My husband's grandmother, Fannie MEYERS was born in Belarus in 1903. She and her
two older brothers, Joseph and Irving, immigrated with their parents Hyman and
Sadie to New York City when she was very young (0-3 yrs). I cant find passenger
manifests for the family, nor naturalization documents for her father or for her
brothers, despite searching every way I could think of, including any girls with
the initials F M born in 1903, who immigrated between 1903 and 1907 with
nationality Russia or Jewish. (I dont know what given names they might have
traveled under. Hyman was probably Chaim, Sadie might have been Shayna, I assume
Joseph was Yosef or something similar. Fannie may have been Feige, Irving may have
been Israel, but I dont know. At this point, I question whether the surname was
actually MEYERS. Maybe MEYER or MEIER, or maybe something else. No idea.)
One of Irvings daughters emailed me a couple of years ago and said she heard the
family was >from Gomel, but she didnt know if that was true or not. She mentioned
that there had been a pogrom in Gomel when Irving was a little boy, and he had
almost been trampled by a horse. It was then that the family decided to emigrate.
I have confirmed that there was a pogrom in Gomel in 1903. Irving would have been
3 or 4 years old, and Fannie would have been an infant, just a few months old.
Hyman and Sadie MEYERS were buried in Mount Hebron Cemetery in Flushings, Queens.
The section they are buried in is associated with the society Beth Abraham Anshei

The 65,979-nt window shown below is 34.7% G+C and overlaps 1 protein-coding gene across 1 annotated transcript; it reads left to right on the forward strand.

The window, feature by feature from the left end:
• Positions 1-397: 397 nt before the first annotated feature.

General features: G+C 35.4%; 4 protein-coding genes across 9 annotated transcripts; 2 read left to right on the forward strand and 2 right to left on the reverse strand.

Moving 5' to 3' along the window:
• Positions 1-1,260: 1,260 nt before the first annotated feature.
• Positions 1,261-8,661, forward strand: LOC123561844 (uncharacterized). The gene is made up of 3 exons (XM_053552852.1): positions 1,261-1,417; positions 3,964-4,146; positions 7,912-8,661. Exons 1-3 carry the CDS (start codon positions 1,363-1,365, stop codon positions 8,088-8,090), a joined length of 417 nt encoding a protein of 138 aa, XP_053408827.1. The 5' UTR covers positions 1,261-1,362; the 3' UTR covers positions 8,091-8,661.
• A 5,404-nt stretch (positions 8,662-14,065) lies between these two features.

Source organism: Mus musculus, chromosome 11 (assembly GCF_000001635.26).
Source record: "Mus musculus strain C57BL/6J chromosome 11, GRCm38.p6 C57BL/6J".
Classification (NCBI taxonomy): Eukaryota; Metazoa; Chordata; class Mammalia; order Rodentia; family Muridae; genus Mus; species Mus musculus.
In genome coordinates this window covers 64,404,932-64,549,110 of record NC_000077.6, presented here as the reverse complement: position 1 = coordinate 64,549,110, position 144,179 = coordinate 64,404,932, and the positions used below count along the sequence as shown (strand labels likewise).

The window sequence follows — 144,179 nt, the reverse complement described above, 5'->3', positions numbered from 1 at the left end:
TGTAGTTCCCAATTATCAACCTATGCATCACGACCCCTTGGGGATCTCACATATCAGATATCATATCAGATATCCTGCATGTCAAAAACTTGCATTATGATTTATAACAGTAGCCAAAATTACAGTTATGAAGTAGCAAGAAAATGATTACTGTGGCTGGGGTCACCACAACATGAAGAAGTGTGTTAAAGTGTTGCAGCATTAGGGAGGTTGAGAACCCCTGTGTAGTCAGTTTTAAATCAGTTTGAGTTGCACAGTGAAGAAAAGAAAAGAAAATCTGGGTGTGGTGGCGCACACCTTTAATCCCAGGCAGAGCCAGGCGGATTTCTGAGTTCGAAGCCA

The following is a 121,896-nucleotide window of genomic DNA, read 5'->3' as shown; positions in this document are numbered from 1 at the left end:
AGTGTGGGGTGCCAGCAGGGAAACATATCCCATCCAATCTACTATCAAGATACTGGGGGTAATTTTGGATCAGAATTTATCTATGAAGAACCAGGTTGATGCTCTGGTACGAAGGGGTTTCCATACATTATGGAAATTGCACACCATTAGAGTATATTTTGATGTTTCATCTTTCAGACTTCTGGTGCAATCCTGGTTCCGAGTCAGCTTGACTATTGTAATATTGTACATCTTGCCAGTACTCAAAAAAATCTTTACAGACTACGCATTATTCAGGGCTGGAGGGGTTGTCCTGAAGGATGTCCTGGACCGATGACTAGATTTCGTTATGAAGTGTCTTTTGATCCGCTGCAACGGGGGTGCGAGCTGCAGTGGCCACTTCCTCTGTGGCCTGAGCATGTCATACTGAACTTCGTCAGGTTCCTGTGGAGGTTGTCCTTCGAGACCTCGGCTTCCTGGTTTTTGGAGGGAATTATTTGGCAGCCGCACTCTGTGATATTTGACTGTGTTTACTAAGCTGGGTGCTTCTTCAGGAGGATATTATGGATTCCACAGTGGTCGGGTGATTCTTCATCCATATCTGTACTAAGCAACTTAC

Dolhinov. My understanding is that this was a landsmanshaft, as well as a
congregation. Dolhinov is a village in Belarus, but it is very far >from Gomel.
Today I received the marriage cert for Fannie MEYERS and Sol SCHONWETTER, which
says Fannie was born in Humil Russia (which is another way of writing Gomel, given
the transliteration challenges). In addition, I received Sadie MEYERs death cert,
which lists Sadie's parents' names, Joseph YEGUTKIN and Yettie COHEN.
The YEGUTKIN surname seems to be a nice lead, as its not common at all, so I have
used JGFF to contact other people researching this surname, including one who is
researching this surname in Gomel.
What I cant figure out is why a family >from Gomel, which was quite large and for
which there were several landsmanshaftn societies in NYC, would belong to a
landsmanshaft for Dolhinov? Is that likely, or is it more likely that they were,
indeed, >from Dolhinov, but for some reason would say they were >from Gomel?